Sun's mysterious pole and a 'solar hedgehog' revealed in closest-ever images of the sun

A new record-breaking set of images of the sun captured by the Solar Orbiter probe during its close pass of the star in March has been released, revealing a plethora of never-before-seen details, including a curious geyser of gas scientists have nicknamed the "solar hedgehog."

During the pass, which took Solar Orbiter as close as one-third of the sun-Earth distance, the spacecraft also glimpsed the sun's south pole. It was the first time that any telescope, space- or Earth-based, had captured such detailed images of this region of the sun, which scientists believe plays a key role in the generation of the sun's magnetic field. 

"The images are really breathtaking," David Berghmans, a solar physicist at the Royal Observatory of Belgium and the lead scientist of the Extreme Ultraviolet Imager instrument on Solar Orbiter, said in a statement from the European Space Agency (ESA), which leads the mission. "Even if Solar Obiter stopped taking data tomorrow, I would be busy for years trying to figure all this stuff out." 

Related: Solar Orbiter spacecraft captures huge eruption on the sun (video)

The Solar Orbiter spacecraft released its closest images of the sun today, revealing a range of never before seen phenomena including this odd geyser of hot and cold gas dubbed the "solar hedgehog." (Image credit: ESA)

The Extreme Ultraviolet Imager is responsible for the most stunning images captured by the spacecraft, which was launched in February 2020. The camera reveals in high resolution phenomena in the lower layers of the sun's atmosphere, the region responsible for the generation of solar flares and coronal mass ejections, which are outbursts of magnetized plasma from the outer atmosphere, known as the corona.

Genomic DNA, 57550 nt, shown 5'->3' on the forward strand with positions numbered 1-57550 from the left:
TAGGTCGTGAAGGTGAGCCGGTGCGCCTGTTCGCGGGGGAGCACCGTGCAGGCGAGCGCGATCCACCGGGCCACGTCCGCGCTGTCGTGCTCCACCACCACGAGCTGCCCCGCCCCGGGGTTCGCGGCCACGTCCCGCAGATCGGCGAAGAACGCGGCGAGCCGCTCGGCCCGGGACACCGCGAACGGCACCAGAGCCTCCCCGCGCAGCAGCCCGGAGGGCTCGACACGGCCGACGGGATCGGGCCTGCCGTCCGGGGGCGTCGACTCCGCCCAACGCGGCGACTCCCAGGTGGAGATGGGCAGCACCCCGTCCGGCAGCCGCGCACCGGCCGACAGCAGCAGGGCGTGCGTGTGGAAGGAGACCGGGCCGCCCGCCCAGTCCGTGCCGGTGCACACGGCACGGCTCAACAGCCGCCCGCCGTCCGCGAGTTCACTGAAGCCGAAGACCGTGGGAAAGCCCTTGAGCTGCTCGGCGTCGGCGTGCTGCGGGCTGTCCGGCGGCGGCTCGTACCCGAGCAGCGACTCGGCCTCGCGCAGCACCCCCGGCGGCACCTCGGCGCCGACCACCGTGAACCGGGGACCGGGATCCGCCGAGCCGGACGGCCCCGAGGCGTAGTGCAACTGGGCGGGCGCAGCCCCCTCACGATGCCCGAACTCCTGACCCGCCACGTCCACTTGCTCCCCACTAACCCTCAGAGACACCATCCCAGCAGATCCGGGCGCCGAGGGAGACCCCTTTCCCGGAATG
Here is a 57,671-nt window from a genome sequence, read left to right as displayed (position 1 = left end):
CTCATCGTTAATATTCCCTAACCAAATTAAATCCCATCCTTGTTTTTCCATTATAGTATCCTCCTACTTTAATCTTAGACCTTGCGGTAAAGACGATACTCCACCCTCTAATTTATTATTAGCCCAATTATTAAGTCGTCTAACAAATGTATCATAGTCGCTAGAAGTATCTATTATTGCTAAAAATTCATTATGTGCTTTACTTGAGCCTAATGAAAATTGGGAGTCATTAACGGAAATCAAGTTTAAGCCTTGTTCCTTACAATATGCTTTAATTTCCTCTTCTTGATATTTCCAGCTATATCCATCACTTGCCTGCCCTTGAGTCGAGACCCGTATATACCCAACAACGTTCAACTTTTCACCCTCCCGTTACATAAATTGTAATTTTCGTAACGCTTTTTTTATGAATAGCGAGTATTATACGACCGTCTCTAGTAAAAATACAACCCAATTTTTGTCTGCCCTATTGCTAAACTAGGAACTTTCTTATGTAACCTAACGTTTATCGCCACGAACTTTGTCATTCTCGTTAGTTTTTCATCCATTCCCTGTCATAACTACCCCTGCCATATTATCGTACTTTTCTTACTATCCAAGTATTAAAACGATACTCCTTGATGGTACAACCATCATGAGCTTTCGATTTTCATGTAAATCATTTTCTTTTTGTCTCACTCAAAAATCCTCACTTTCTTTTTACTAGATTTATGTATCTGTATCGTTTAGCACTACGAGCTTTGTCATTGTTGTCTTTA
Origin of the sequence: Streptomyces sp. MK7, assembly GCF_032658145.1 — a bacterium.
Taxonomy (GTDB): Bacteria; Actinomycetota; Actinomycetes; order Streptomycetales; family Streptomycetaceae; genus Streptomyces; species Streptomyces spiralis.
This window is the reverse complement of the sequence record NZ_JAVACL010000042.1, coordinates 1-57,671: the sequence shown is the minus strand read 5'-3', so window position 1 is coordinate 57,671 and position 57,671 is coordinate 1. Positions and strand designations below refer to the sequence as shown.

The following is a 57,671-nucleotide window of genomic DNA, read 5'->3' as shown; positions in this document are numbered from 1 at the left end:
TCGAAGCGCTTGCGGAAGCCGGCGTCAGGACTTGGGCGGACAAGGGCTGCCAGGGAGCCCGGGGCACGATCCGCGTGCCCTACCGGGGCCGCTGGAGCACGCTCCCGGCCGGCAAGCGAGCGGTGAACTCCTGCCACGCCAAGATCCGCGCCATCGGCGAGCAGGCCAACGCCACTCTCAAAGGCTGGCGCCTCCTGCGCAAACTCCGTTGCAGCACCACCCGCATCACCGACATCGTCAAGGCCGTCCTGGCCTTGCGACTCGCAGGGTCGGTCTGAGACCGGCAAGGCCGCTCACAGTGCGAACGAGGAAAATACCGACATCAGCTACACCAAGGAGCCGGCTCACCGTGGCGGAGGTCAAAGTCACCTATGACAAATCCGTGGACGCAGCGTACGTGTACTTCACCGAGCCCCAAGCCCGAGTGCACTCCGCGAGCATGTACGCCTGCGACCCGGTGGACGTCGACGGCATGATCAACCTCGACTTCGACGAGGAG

Among the never-before-seen phenomena captured around the close pass on March 26 was a strange geyser of hot and cold gas emanating from the sun's surface in all directions that the scientists dubbed the "solar hedgehog." 

Stretching 15,500 miles (25,000 kilometers), twice the diameter of Earth, the "hedgehog" covers a small fraction of the sun's diameter of 865,000 miles (1.4 million kilometers) but is much larger than the country-sized mini solar flares called campfires discovered during the spacecraft's first close pass at the sun in June 2020. At that time, Solar Orbiter was still in the so-called commissioning phase and not in the full science mode, and it only approached the star as close as half the sun-Earth distance.

The sun's south pole in high resolution captured by the European Solar Orbiter spacecraft. (Image credit: ESA)

"We are so thrilled with the quality of the data from our first perihelion [the closest point in a body's orbit to the sun]," Daniel Müller, Solar Orbiter project scientist at ESA, said in the statement. "It's almost hard to believe that this is just the start of the mission. We are going to be very busy indeed."

The images of the sun's south pole taken during the close pass are of special interest to scientists studying the behavior of the sun and its 11-year-long cycle of activity, the periodic ebb and flow in the generation of sunspots, solar flares and eruptions.